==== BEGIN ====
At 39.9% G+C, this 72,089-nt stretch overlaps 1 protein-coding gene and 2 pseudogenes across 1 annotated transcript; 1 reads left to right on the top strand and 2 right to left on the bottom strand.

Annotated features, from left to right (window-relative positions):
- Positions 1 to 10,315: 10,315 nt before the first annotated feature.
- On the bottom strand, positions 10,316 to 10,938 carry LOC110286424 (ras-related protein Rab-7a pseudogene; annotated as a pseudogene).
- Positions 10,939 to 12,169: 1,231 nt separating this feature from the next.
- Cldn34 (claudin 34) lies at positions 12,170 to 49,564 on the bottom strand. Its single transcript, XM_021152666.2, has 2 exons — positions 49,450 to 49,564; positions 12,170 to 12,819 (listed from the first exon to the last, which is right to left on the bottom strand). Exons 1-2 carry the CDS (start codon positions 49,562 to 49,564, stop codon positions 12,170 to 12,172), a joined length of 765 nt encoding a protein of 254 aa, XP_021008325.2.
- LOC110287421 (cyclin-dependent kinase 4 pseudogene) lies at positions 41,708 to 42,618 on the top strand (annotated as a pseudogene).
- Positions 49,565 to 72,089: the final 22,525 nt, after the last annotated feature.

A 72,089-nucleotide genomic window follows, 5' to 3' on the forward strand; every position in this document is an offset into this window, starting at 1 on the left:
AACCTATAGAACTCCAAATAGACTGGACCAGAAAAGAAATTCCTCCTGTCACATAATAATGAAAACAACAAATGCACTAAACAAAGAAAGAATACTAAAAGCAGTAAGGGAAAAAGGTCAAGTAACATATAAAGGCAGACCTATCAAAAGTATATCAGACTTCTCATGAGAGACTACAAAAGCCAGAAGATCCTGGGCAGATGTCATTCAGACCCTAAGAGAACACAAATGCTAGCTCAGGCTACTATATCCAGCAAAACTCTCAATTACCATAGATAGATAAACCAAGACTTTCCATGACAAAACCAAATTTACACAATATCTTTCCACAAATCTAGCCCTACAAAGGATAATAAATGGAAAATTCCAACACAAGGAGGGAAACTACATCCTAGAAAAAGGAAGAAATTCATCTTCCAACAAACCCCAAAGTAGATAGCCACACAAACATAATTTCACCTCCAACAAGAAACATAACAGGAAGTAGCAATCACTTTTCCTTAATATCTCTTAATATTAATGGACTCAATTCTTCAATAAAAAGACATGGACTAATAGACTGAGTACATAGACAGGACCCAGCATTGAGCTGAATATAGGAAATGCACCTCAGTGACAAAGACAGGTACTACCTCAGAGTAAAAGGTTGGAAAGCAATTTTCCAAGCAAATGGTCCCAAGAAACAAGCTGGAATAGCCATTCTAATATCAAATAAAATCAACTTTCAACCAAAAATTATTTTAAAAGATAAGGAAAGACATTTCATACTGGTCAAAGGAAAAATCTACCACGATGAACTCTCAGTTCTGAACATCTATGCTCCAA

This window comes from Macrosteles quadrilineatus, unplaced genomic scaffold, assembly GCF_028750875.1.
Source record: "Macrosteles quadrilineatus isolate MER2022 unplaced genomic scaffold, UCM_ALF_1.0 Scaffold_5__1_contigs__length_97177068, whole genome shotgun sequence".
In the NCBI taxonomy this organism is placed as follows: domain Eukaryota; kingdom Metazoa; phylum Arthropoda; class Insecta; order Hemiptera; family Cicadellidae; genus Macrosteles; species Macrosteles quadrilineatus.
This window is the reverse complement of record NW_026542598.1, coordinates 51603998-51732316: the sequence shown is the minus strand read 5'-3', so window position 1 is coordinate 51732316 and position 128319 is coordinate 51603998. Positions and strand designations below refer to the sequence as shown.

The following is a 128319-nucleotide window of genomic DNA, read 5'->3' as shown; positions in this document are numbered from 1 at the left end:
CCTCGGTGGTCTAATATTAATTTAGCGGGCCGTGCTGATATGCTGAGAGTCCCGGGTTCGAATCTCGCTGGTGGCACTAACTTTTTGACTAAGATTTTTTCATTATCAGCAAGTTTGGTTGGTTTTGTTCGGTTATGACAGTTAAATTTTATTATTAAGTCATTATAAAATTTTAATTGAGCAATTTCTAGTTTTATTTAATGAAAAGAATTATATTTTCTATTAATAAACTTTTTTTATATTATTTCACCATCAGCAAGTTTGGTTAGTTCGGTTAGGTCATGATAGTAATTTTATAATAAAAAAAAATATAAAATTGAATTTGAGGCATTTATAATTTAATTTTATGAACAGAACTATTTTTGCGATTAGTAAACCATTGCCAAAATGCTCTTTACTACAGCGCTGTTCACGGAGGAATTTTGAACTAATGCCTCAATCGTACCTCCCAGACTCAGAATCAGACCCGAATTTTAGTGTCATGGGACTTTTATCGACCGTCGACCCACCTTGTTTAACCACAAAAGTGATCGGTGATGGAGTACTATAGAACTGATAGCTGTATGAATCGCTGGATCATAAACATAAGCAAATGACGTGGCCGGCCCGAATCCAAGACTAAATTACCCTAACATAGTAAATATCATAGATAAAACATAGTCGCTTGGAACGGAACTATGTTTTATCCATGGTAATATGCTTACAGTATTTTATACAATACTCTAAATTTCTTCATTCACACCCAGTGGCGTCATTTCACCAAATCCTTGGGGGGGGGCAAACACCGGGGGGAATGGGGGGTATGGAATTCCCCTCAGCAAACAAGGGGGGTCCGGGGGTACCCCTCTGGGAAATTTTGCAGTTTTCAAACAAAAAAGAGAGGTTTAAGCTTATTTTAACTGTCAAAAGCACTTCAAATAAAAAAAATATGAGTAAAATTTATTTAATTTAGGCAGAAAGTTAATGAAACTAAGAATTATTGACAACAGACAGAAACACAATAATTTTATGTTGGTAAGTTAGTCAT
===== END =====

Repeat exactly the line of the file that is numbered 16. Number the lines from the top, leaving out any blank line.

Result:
CCTCGGTGGTCTAATATTAATTTAGCGGGCCGTGCTGATATGCTGAGAGTCCCGGGTTCGAATCTCGCTGGTGGCACTAACTTTTTGACTAAGATTTTTTCATTATCAGCAAGTTTGGTTGGTTTTGTTCGGTTATGACAGTTAAATTTTATTATTAAGTCATTATAAAATTTTAATTGAGCAATTTCTAGTTTTATTTAATGAAAAGAATTATATTTTCTATTAATAAACTTTTTTTATATTATTTCACCATCAGCAAGTTTGGTTAGTTCGGTTAGGTCATGATAGTAATTTTATAATAAAAAAAAATATAAAATTGAATTTGAGGCATTTATAATTTAATTTTATGAACAGAACTATTTTTGCGATTAGTAAACCATTGCCAAAATGCTCTTTACTACAGCGCTGTTCACGGAGGAATTTTGAACTAATGCCTCAATCGTACCTCCCAGACTCAGAATCAGACCCGAATTTTAGTGTCATGGGACTTTTATCGACCGTCGACCCACCTTGTTTAACCACAAAAGTGATCGGTGATGGAGTACTATAGAACTGATAGCTGTATGAATCGCTGGATCATAAACATAAGCAAATGACGTGGCCGGCCCGAATCCAAGACTAAATTACCCTAACATAGTAAATATCATAGATAAAACATAGTCGCTTGGAACGGAACTATGTTTTATCCATGGTAATATGCTTACAGTATTTTATACAATACTCTAAATTTCTTCATTCACACCCAGTGGCGTCATTTCACCAAATCCTTGGGGGGGGGCAAACACCGGGGGGAATGGGGGGTATGGAATTCCCCTCAGCAAACAAGGGGGGTCCGGGGGTACCCCTCTGGGAAATTTTGCAGTTTTCAAACAAAAAAGAGAGGTTTAAGCTTATTTTAACTGTCAAAAGCACTTCAAATAAAAAAAATATGAGTAAAATTTATTTAATTTAGGCAGAAAGTTAATGAAACTAAGAATTATTGACAACAGACAGAAACACAATAATTTTATGTTGGTAAGTTAGTCAT